The Gros denomination
The Gros was a medieval silver denomination originally struck in France, but also by some Crusader states. Though the names are related, it is larger than the German 'Groschen'.

The original gros created by Louis IX weighed about 4.52 g of nearly pure silver, and was valued at one sou, that is 12 deniers or 1/20 of a livre tournois. Unlike the gold écu that was minted in small numbers, mostly for prestige reasons, the gros was a very common coin, and very widely copied by non royal mints.
An AR Gros struck 1324-1359 in Nicosia
Obverse: Hugh seated facing, holding scepter and globus; B to left.

Reverse: Jerusalem cross.

Diameter: -
Die Orientation: -
Weight: -
Lusignan Kingdom of Cyprus. Hugh IV (1293?96 – 10 October 1359) was crowned as King of Cyprus at Saint Sophia Cathedral, Nicosia, on 15 April or 25 April 1324. In the same year, on 13 May, he was crowned at Saint Nicholas Cathedral, Famagusta as Titular King of Jerusalem (as Hugh II). In 1344, he joined a league with Venice and the Knights Hospitaller which burnt a Turkish fleet in Smyrna and captured the city. In 1345 the allies defeated the Turks at Imbros by land and sea, but Hugh could see little benefit for his kingdom in these endeavors and withdrew from the league. During his reign, he was strict about issues relating to justice. He was well educated and had an interest in art, literature, and philosophy and had much knowledge of Latin literature. Hugh IV resigned the crown to his son, Peter I (rather than his grandson Hugh) in 1358, and died on 10 October 1359 in Nicosia.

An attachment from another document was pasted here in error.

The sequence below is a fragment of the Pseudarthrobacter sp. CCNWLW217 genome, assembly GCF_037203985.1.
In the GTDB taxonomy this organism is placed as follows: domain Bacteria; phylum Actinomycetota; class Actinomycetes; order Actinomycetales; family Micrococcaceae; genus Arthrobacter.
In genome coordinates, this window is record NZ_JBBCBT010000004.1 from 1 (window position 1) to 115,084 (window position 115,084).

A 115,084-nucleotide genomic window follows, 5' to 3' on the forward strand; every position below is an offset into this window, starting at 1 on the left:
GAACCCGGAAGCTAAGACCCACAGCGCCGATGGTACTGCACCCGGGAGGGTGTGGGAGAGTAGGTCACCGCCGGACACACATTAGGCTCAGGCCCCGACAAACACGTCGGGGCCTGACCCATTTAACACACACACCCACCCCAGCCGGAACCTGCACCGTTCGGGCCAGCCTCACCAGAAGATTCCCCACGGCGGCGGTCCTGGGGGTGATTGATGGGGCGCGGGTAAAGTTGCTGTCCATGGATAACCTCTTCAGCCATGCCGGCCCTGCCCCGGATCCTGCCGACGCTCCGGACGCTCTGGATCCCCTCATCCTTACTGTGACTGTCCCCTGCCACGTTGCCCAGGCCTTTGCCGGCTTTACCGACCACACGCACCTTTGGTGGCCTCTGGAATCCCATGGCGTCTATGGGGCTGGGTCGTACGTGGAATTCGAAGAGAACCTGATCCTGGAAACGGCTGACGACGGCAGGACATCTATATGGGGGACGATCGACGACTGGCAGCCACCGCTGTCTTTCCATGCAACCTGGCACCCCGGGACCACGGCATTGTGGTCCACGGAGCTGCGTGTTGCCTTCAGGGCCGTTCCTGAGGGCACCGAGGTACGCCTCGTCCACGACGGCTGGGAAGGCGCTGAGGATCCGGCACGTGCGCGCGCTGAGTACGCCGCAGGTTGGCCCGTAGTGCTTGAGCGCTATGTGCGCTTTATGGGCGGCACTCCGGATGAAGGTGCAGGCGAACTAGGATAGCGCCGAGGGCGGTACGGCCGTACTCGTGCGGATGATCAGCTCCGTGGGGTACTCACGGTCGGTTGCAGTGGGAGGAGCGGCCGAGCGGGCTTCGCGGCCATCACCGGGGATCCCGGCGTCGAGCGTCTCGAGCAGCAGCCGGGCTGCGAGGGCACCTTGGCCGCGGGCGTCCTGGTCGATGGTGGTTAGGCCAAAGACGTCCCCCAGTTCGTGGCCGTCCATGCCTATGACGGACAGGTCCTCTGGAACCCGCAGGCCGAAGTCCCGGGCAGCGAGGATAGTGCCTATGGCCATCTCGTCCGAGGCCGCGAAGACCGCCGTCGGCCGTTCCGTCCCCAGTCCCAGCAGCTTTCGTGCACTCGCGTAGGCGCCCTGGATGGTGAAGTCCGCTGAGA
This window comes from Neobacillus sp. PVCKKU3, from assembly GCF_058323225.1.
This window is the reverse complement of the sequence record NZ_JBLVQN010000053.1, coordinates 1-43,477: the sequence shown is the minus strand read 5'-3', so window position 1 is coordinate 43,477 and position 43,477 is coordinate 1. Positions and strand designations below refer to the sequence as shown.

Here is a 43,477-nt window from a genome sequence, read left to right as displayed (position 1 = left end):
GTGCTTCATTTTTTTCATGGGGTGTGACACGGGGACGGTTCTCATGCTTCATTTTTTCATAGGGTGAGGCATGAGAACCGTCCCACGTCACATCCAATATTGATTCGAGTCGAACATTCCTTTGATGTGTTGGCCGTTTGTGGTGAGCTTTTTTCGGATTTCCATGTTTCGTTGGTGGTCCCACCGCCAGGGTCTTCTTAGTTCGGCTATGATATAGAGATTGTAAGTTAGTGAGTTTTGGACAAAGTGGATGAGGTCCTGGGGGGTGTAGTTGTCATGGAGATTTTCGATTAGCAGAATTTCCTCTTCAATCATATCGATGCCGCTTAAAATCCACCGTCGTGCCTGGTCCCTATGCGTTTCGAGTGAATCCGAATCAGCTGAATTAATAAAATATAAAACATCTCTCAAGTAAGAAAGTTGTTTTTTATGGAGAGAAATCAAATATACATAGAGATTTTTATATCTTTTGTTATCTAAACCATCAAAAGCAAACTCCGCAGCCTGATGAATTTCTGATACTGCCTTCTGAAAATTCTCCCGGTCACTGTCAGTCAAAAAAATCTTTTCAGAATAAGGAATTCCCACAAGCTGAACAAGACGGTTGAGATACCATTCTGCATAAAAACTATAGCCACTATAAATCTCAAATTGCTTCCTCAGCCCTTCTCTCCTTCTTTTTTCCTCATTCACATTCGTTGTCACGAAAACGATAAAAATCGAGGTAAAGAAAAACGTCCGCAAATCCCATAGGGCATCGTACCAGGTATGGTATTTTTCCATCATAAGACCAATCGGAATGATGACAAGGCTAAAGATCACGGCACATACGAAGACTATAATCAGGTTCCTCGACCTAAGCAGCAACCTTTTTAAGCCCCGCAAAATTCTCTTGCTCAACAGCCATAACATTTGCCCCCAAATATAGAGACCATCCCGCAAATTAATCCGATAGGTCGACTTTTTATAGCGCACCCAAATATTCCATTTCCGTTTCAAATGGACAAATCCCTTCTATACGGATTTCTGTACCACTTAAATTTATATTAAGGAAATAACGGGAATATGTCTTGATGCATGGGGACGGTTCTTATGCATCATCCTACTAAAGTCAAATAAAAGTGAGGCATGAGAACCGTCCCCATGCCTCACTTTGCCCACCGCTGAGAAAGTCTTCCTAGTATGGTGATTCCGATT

Metcalf, Crusades 756; CCS 69.